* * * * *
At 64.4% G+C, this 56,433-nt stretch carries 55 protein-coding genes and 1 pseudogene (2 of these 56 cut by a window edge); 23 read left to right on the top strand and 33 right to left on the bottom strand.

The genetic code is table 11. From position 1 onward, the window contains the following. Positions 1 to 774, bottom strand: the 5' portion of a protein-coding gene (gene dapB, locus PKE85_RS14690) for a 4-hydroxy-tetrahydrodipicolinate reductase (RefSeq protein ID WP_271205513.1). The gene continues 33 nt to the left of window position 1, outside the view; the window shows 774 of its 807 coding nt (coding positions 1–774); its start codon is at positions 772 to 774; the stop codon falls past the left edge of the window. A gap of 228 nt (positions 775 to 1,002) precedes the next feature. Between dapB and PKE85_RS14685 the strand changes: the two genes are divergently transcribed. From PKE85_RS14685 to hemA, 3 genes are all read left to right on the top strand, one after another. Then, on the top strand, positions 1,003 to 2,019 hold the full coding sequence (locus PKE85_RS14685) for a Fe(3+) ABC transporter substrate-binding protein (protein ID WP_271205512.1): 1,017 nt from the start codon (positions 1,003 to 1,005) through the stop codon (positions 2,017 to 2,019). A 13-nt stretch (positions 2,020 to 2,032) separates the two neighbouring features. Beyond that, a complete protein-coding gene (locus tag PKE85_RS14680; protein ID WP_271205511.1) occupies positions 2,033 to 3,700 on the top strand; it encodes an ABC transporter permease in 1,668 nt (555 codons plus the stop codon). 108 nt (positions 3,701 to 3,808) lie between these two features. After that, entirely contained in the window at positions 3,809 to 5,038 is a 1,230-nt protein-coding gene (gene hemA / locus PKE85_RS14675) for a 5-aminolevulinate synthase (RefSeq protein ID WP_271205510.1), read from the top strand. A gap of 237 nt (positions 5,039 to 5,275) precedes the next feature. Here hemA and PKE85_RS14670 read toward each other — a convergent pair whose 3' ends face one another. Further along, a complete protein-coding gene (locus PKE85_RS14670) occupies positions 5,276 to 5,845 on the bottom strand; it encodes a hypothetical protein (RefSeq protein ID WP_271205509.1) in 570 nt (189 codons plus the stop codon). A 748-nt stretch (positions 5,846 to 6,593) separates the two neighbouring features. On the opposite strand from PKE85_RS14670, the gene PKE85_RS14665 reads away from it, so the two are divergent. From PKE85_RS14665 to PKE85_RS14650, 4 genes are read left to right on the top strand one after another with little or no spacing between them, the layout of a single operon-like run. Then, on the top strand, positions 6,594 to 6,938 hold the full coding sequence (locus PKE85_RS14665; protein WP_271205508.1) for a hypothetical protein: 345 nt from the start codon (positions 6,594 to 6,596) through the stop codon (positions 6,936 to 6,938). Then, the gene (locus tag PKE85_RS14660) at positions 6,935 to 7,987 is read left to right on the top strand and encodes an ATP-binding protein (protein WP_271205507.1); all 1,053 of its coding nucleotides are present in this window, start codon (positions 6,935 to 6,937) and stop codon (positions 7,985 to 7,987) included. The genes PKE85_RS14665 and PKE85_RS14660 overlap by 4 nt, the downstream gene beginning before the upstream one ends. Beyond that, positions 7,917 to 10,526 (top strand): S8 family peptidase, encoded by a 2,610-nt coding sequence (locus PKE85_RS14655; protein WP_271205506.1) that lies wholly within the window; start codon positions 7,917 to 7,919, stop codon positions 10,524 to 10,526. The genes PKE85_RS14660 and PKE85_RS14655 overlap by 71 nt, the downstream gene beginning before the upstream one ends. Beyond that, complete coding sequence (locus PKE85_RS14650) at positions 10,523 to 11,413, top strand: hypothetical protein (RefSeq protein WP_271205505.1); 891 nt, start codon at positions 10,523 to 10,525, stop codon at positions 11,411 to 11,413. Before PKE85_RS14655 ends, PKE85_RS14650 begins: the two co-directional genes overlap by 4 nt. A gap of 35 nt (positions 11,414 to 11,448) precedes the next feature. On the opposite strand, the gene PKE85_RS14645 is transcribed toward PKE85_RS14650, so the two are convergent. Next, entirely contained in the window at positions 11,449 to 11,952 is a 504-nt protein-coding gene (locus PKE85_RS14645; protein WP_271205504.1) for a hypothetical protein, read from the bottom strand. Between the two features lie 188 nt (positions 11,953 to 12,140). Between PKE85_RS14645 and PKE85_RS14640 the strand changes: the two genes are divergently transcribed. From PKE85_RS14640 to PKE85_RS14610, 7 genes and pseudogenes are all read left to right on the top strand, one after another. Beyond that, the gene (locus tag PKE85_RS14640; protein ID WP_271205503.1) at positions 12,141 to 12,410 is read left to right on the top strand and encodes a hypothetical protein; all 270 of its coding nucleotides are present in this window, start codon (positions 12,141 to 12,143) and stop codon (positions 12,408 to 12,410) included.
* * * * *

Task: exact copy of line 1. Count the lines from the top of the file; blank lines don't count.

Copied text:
At 64.4% G+C, this 56,433-nt stretch carries 55 protein-coding genes and 1 pseudogene (2 of these 56 cut by a window edge); 23 read left to right on the top strand and 33 right to left on the bottom strand.